Still, I was excited to get together with my instructor once again, this time on the course on what can only be described as a frigid October afternoon. I had to give him credit for putting on his Boston Red Sox winter cap — a day after the Sox had claimed the World Series title — and hitting The Old White TPC and The Meadows with me.
Because I hadn't practiced like I should, there was still plenty of talk about my swing as we navigated around some of the most picturesque holes in golf and took in the stunning fall colors. But this lesson was a little different. As Winters does with the normal playing lessons he gives to his clients, this session focused a lot on course strategy and the mental part of the game.
Winters explained that having a plan, playing with confidence and knowing how to respond from a bad shot is every bit as important as knowing the proper swing mechanics. And I fully believe him. When things went bad at the Pro-Am at A Military Tribute at The Greenbrier, I was completely able to get them back on track.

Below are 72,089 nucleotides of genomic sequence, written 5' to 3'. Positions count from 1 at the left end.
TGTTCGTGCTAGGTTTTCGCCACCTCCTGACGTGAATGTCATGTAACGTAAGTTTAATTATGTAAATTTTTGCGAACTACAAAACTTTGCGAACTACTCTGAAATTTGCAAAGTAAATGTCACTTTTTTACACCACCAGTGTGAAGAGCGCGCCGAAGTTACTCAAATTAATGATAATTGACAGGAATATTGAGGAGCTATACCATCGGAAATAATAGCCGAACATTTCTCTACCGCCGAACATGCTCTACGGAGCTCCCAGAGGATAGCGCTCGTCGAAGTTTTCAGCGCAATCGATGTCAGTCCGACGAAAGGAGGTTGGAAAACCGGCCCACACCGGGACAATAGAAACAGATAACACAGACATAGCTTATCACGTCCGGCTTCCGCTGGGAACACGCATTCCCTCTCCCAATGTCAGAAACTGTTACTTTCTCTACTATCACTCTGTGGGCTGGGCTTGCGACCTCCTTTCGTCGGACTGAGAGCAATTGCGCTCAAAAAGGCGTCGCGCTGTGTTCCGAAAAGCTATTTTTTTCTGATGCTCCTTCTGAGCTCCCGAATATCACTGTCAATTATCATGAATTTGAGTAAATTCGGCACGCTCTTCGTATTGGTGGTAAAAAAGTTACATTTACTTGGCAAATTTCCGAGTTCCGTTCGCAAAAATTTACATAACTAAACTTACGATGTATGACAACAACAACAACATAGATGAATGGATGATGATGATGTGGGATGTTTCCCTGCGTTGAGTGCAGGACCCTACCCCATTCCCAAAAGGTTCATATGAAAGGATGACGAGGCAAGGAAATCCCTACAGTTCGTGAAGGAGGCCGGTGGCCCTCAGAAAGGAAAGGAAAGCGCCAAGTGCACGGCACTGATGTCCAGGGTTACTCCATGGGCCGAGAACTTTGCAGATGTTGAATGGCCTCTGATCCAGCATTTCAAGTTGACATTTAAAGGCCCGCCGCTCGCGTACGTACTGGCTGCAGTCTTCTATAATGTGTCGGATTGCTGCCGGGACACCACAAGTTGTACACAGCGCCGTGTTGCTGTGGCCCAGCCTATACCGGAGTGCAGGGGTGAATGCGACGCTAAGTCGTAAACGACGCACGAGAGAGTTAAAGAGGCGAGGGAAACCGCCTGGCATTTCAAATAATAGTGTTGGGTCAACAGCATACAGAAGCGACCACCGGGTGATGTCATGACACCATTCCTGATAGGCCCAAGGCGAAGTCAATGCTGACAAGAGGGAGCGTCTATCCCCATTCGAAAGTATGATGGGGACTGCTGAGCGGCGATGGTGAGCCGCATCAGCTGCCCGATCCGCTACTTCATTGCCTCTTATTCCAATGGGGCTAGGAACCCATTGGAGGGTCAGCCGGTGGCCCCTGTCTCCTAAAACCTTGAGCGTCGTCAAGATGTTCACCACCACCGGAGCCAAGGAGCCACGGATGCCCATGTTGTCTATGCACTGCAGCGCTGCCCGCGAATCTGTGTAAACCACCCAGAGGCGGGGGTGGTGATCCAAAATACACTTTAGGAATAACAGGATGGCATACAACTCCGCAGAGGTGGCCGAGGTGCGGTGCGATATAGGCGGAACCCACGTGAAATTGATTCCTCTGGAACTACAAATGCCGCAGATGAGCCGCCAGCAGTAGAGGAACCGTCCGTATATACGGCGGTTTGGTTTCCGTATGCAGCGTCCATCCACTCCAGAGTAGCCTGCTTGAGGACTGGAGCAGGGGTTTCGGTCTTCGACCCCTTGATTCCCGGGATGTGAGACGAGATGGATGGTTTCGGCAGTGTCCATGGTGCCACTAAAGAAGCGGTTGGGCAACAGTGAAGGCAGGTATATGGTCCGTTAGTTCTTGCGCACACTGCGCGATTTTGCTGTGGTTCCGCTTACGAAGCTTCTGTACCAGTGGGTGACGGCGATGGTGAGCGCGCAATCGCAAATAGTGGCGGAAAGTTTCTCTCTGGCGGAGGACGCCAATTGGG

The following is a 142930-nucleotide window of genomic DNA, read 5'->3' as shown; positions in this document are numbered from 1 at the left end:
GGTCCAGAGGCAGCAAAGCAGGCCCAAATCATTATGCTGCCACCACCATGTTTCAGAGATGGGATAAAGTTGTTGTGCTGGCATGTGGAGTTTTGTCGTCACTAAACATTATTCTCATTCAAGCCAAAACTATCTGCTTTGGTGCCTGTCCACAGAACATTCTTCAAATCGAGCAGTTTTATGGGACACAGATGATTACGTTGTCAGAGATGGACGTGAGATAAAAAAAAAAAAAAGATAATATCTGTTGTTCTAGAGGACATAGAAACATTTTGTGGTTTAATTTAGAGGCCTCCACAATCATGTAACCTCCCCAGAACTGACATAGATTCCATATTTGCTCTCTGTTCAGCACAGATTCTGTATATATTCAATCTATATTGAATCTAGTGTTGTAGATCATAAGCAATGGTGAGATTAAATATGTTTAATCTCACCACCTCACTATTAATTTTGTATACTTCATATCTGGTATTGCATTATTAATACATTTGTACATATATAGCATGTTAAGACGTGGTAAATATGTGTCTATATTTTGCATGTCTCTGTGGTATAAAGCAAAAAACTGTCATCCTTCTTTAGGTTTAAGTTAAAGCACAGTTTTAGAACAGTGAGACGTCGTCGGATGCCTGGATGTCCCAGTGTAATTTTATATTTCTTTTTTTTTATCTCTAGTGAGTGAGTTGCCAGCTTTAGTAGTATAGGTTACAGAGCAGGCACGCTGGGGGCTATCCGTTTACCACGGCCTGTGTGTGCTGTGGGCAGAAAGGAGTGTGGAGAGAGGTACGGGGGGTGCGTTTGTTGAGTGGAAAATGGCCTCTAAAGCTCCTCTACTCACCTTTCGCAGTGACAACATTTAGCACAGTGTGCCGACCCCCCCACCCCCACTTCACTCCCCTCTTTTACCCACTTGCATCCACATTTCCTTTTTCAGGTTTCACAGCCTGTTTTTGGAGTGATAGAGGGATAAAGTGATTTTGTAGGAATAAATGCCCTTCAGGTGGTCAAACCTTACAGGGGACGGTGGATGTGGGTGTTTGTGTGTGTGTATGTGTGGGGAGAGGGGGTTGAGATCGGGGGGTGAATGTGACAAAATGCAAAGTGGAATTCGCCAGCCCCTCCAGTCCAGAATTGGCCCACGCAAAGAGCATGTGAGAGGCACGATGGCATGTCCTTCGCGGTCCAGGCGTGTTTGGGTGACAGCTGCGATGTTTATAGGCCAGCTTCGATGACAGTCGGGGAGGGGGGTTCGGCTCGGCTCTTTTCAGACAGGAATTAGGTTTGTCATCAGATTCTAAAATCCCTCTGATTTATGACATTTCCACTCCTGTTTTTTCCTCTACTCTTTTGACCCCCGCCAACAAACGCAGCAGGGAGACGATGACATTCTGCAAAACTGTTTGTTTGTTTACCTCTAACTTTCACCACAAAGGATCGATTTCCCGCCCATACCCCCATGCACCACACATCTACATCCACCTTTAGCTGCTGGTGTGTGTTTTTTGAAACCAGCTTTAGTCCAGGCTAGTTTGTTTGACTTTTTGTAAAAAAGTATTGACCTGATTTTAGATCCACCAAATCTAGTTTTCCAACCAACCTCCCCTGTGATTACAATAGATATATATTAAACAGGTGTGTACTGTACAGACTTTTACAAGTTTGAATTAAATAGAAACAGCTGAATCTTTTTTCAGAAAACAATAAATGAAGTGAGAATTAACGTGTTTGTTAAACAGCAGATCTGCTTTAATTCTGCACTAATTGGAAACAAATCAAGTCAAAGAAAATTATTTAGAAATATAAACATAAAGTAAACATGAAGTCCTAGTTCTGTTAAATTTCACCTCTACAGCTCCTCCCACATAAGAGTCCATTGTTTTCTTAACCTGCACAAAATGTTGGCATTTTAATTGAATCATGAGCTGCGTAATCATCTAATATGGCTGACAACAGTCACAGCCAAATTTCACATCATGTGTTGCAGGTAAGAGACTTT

The message from Winters was clear. You're never too good or too bad to have a plan and a preshot routine on every swing. With that in mind, we worked on mine, focusing on different types of shots — drives, long irons, chips, putts, everything I might need during a round of golf.
My swing? Well, it had some problems. I hit a couple of good irons, but I also hit a few where the tight grip and tight elbow got me into trouble. What I learned, though, was how to clear my head, picture a perfect shot, instead of what could go wrong, and to evaluate my situation with every swing of the club.
Although I was disappointed with myself for not practicing the lessons learned from the first session with Winters, I again left encouraged. There's still a long way to go, but I feel confident that I can eventually become a decent golfer and not embarrass myself when the Pro-Am comes around again in September.